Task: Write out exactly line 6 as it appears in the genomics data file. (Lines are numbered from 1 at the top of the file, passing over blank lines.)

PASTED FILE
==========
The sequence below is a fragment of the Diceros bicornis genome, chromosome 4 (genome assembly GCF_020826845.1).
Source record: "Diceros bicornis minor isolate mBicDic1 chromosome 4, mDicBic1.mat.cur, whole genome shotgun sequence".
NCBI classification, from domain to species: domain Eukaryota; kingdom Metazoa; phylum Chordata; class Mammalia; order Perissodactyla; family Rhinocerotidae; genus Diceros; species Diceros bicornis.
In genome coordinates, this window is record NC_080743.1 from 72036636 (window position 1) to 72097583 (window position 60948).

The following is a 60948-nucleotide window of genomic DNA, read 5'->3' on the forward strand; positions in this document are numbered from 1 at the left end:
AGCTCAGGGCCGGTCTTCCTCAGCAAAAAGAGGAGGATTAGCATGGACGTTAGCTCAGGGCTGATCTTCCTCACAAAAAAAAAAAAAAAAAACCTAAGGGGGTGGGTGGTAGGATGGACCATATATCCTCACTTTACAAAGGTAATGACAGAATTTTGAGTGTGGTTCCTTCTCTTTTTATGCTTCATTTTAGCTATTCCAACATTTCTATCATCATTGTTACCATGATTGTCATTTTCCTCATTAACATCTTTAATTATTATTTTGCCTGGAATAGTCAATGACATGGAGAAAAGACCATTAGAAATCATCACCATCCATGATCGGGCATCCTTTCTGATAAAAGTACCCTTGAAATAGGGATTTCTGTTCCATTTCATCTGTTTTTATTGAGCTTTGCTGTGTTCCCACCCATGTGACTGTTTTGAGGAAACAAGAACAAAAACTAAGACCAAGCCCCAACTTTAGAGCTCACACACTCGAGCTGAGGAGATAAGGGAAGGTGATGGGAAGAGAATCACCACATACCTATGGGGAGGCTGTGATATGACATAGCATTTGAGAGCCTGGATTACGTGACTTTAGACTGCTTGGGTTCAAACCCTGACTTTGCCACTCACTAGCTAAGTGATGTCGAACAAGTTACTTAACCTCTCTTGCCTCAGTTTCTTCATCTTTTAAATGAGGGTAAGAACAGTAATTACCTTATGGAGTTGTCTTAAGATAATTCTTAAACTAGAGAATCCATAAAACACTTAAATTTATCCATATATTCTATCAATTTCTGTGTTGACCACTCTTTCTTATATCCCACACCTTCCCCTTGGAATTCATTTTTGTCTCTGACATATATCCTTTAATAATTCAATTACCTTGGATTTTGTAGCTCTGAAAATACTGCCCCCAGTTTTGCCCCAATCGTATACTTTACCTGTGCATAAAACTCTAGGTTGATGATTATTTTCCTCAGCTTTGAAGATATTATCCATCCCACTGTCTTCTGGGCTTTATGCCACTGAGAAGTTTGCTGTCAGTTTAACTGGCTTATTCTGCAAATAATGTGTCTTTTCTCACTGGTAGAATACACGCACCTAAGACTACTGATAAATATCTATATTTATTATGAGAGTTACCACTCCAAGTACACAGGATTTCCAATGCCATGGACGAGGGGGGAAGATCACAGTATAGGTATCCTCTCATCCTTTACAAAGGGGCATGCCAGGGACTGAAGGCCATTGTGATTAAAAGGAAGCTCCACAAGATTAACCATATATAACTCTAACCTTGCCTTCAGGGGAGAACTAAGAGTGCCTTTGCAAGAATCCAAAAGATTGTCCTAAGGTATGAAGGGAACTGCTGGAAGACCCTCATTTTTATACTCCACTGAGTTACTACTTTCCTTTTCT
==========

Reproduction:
AGCTCAGGGCCGGTCTTCCTCAGCAAAAAGAGGAGGATTAGCATGGACGTTAGCTCAGGGCTGATCTTCCTCACAAAAAAAAAAAAAAAAAACCTAAGGGGGTGGGTGGTAGGATGGACCATATATCCTCACTTTACAAAGGTAATGACAGAATTTTGAGTGTGGTTCCTTCTCTTTTTATGCTTCATTTTAGCTATTCCAACATTTCTATCATCATTGTTACCATGATTGTCATTTTCCTCATTAACATCTTTAATTATTATTTTGCCTGGAATAGTCAATGACATGGAGAAAAGACCATTAGAAATCATCACCATCCATGATCGGGCATCCTTTCTGATAAAAGTACCCTTGAAATAGGGATTTCTGTTCCATTTCATCTGTTTTTATTGAGCTTTGCTGTGTTCCCACCCATGTGACTGTTTTGAGGAAACAAGAACAAAAACTAAGACCAAGCCCCAACTTTAGAGCTCACACACTCGAGCTGAGGAGATAAGGGAAGGTGATGGGAAGAGAATCACCACATACCTATGGGGAGGCTGTGATATGACATAGCATTTGAGAGCCTGGATTACGTGACTTTAGACTGCTTGGGTTCAAACCCTGACTTTGCCACTCACTAGCTAAGTGATGTCGAACAAGTTACTTAACCTCTCTTGCCTCAGTTTCTTCATCTTTTAAATGAGGGTAAGAACAGTAATTACCTTATGGAGTTGTCTTAAGATAATTCTTAAACTAGAGAATCCATAAAACACTTAAATTTATCCATATATTCTATCAATTTCTGTGTTGACCACTCTTTCTTATATCCCACACCTTCCCCTTGGAATTCATTTTTGTCTCTGACATATATCCTTTAATAATTCAATTACCTTGGATTTTGTAGCTCTGAAAATACTGCCCCCAGTTTTGCCCCAATCGTATACTTTACCTGTGCATAAAACTCTAGGTTGATGATTATTTTCCTCAGCTTTGAAGATATTATCCATCCCACTGTCTTCTGGGCTTTATGCCACTGAGAAGTTTGCTGTCAGTTTAACTGGCTTATTCTGCAAATAATGTGTCTTTTCTCACTGGTAGAATACACGCACCTAAGACTACTGATAAATATCTATATTTATTATGAGAGTTACCACTCCAAGTACACAGGATTTCCAATGCCATGGACGAGGGGGGAAGATCACAGTATAGGTATCCTCTCATCCTTTACAAAGGGGCATGCCAGGGACTGAAGGCCATTGTGATTAAAAGGAAGCTCCACAAGATTAACCATATATAACTCTAACCTTGCCTTCAGGGGAGAACTAAGAGTGCCTTTGCAAGAATCCAAAAGATTGTCCTAAGGTATGAAGGGAACTGCTGGAAGACCCTCATTTTTATACTCCACTGAGTTACTACTTTCCTTTTCT